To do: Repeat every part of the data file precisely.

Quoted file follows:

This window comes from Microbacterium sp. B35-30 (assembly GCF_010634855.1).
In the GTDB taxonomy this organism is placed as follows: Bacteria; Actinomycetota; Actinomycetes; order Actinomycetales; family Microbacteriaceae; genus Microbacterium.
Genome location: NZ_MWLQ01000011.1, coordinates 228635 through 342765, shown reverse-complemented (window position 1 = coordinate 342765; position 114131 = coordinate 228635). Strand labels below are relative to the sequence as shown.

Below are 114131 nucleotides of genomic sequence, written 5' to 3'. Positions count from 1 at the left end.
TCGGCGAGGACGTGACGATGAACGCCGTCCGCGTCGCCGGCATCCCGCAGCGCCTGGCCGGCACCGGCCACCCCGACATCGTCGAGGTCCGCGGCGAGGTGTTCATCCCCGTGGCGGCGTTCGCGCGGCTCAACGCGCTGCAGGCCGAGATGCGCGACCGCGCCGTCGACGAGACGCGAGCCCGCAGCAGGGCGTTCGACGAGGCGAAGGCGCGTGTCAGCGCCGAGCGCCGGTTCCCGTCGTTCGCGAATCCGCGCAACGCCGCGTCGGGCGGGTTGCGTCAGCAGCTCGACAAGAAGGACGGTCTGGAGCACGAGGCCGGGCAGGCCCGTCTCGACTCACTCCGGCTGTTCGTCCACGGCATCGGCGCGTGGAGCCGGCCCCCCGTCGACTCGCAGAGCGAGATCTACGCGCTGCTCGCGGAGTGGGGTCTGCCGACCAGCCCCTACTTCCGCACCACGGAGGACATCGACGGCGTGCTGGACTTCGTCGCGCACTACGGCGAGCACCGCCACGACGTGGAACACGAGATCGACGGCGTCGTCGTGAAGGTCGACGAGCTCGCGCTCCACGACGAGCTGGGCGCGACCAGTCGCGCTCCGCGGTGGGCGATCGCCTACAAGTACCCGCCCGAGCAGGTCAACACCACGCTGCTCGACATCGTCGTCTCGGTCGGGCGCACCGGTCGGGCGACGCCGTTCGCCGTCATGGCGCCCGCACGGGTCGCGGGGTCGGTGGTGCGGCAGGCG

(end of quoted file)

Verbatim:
This window comes from Microbacterium sp. B35-30 (assembly GCF_010634855.1).
In the GTDB taxonomy this organism is placed as follows: Bacteria; Actinomycetota; Actinomycetes; order Actinomycetales; family Microbacteriaceae; genus Microbacterium.
Genome location: NZ_MWLQ01000011.1, coordinates 228635 through 342765, shown reverse-complemented (window position 1 = coordinate 342765; position 114131 = coordinate 228635). Strand labels below are relative to the sequence as shown.

Below are 114131 nucleotides of genomic sequence, written 5' to 3'. Positions count from 1 at the left end.
TCGGCGAGGACGTGACGATGAACGCCGTCCGCGTCGCCGGCATCCCGCAGCGCCTGGCCGGCACCGGCCACCCCGACATCGTCGAGGTCCGCGGCGAGGTGTTCATCCCCGTGGCGGCGTTCGCGCGGCTCAACGCGCTGCAGGCCGAGATGCGCGACCGCGCCGTCGACGAGACGCGAGCCCGCAGCAGGGCGTTCGACGAGGCGAAGGCGCGTGTCAGCGCCGAGCGCCGGTTCCCGTCGTTCGCGAATCCGCGCAACGCCGCGTCGGGCGGGTTGCGTCAGCAGCTCGACAAGAAGGACGGTCTGGAGCACGAGGCCGGGCAGGCCCGTCTCGACTCACTCCGGCTGTTCGTCCACGGCATCGGCGCGTGGAGCCGGCCCCCCGTCGACTCGCAGAGCGAGATCTACGCGCTGCTCGCGGAGTGGGGTCTGCCGACCAGCCCCTACTTCCGCACCACGGAGGACATCGACGGCGTGCTGGACTTCGTCGCGCACTACGGCGAGCACCGCCACGACGTGGAACACGAGATCGACGGCGTCGTCGTGAAGGTCGACGAGCTCGCGCTCCACGACGAGCTGGGCGCGACCAGTCGCGCTCCGCGGTGGGCGATCGCCTACAAGTACCCGCCCGAGCAGGTCAACACCACGCTGCTCGACATCGTCGTCTCGGTCGGGCGCACCGGTCGGGCGACGCCGTTCGCCGTCATGGCGCCCGCACGGGTCGCGGGGTCGGTGGTGCGGCAGGCG